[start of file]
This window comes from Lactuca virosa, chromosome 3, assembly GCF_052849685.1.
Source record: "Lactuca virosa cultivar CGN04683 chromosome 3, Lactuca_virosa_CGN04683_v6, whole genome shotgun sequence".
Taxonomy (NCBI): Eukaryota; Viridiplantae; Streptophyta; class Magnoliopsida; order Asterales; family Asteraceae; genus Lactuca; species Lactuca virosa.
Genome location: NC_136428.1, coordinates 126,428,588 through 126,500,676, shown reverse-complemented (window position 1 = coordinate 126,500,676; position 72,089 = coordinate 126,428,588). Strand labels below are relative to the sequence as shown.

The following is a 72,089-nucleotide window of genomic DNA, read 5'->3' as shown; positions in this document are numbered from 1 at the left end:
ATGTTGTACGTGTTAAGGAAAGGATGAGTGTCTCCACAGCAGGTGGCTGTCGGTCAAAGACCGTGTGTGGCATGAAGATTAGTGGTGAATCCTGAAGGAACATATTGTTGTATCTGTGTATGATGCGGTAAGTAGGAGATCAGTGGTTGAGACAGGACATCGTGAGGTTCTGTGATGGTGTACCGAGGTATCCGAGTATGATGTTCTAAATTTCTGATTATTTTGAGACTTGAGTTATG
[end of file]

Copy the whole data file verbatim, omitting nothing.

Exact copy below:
This window comes from Lactuca virosa, chromosome 3, assembly GCF_052849685.1.
Source record: "Lactuca virosa cultivar CGN04683 chromosome 3, Lactuca_virosa_CGN04683_v6, whole genome shotgun sequence".
Taxonomy (NCBI): Eukaryota; Viridiplantae; Streptophyta; class Magnoliopsida; order Asterales; family Asteraceae; genus Lactuca; species Lactuca virosa.
Genome location: NC_136428.1, coordinates 126,428,588 through 126,500,676, shown reverse-complemented (window position 1 = coordinate 126,500,676; position 72,089 = coordinate 126,428,588). Strand labels below are relative to the sequence as shown.

The following is a 72,089-nucleotide window of genomic DNA, read 5'->3' as shown; positions in this document are numbered from 1 at the left end:
ATGTTGTACGTGTTAAGGAAAGGATGAGTGTCTCCACAGCAGGTGGCTGTCGGTCAAAGACCGTGTGTGGCATGAAGATTAGTGGTGAATCCTGAAGGAACATATTGTTGTATCTGTGTATGATGCGGTAAGTAGGAGATCAGTGGTTGAGACAGGACATCGTGAGGTTCTGTGATGGTGTACCGAGGTATCCGAGTATGATGTTCTAAATTTCTGATTATTTTGAGACTTGAGTTATG